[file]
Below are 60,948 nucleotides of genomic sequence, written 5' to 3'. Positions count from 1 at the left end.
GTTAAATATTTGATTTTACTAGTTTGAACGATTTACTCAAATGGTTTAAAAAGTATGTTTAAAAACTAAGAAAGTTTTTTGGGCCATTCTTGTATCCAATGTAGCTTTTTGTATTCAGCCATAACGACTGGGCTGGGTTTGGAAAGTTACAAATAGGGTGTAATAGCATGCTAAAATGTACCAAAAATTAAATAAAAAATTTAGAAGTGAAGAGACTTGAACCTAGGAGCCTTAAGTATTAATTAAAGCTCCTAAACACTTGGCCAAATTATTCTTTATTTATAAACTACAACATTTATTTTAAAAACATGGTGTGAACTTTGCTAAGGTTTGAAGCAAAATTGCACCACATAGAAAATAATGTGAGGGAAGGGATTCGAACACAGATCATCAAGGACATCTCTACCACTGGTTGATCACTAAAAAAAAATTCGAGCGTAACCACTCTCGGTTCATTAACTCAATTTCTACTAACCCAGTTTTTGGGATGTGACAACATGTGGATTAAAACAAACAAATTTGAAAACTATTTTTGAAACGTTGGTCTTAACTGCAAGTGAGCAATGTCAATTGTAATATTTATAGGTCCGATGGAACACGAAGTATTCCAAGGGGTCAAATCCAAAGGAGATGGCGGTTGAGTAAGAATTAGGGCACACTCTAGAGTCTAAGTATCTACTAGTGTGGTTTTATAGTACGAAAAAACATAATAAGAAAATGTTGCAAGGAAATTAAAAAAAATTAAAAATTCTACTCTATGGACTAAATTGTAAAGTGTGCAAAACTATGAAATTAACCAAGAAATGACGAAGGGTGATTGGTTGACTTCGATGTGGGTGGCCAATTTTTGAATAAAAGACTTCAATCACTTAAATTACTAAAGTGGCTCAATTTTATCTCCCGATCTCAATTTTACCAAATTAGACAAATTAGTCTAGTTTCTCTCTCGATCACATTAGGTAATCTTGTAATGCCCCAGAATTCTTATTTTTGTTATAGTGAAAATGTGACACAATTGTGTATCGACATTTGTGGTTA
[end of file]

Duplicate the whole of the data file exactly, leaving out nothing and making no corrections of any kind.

Below are 60,948 nucleotides of genomic sequence, written 5' to 3'. Positions count from 1 at the left end.
GTTAAATATTTGATTTTACTAGTTTGAACGATTTACTCAAATGGTTTAAAAAGTATGTTTAAAAACTAAGAAAGTTTTTTGGGCCATTCTTGTATCCAATGTAGCTTTTTGTATTCAGCCATAACGACTGGGCTGGGTTTGGAAAGTTACAAATAGGGTGTAATAGCATGCTAAAATGTACCAAAAATTAAATAAAAAATTTAGAAGTGAAGAGACTTGAACCTAGGAGCCTTAAGTATTAATTAAAGCTCCTAAACACTTGGCCAAATTATTCTTTATTTATAAACTACAACATTTATTTTAAAAACATGGTGTGAACTTTGCTAAGGTTTGAAGCAAAATTGCACCACATAGAAAATAATGTGAGGGAAGGGATTCGAACACAGATCATCAAGGACATCTCTACCACTGGTTGATCACTAAAAAAAAATTCGAGCGTAACCACTCTCGGTTCATTAACTCAATTTCTACTAACCCAGTTTTTGGGATGTGACAACATGTGGATTAAAACAAACAAATTTGAAAACTATTTTTGAAACGTTGGTCTTAACTGCAAGTGAGCAATGTCAATTGTAATATTTATAGGTCCGATGGAACACGAAGTATTCCAAGGGGTCAAATCCAAAGGAGATGGCGGTTGAGTAAGAATTAGGGCACACTCTAGAGTCTAAGTATCTACTAGTGTGGTTTTATAGTACGAAAAAACATAATAAGAAAATGTTGCAAGGAAATTAAAAAAAATTAAAAATTCTACTCTATGGACTAAATTGTAAAGTGTGCAAAACTATGAAATTAACCAAGAAATGACGAAGGGTGATTGGTTGACTTCGATGTGGGTGGCCAATTTTTGAATAAAAGACTTCAATCACTTAAATTACTAAAGTGGCTCAATTTTATCTCCCGATCTCAATTTTACCAAATTAGACAAATTAGTCTAGTTTCTCTCTCGATCACATTAGGTAATCTTGTAATGCCCCAGAATTCTTATTTTTGTTATAGTGAAAATGTGACACAATTGTGTATCGACATTTGTGGTTA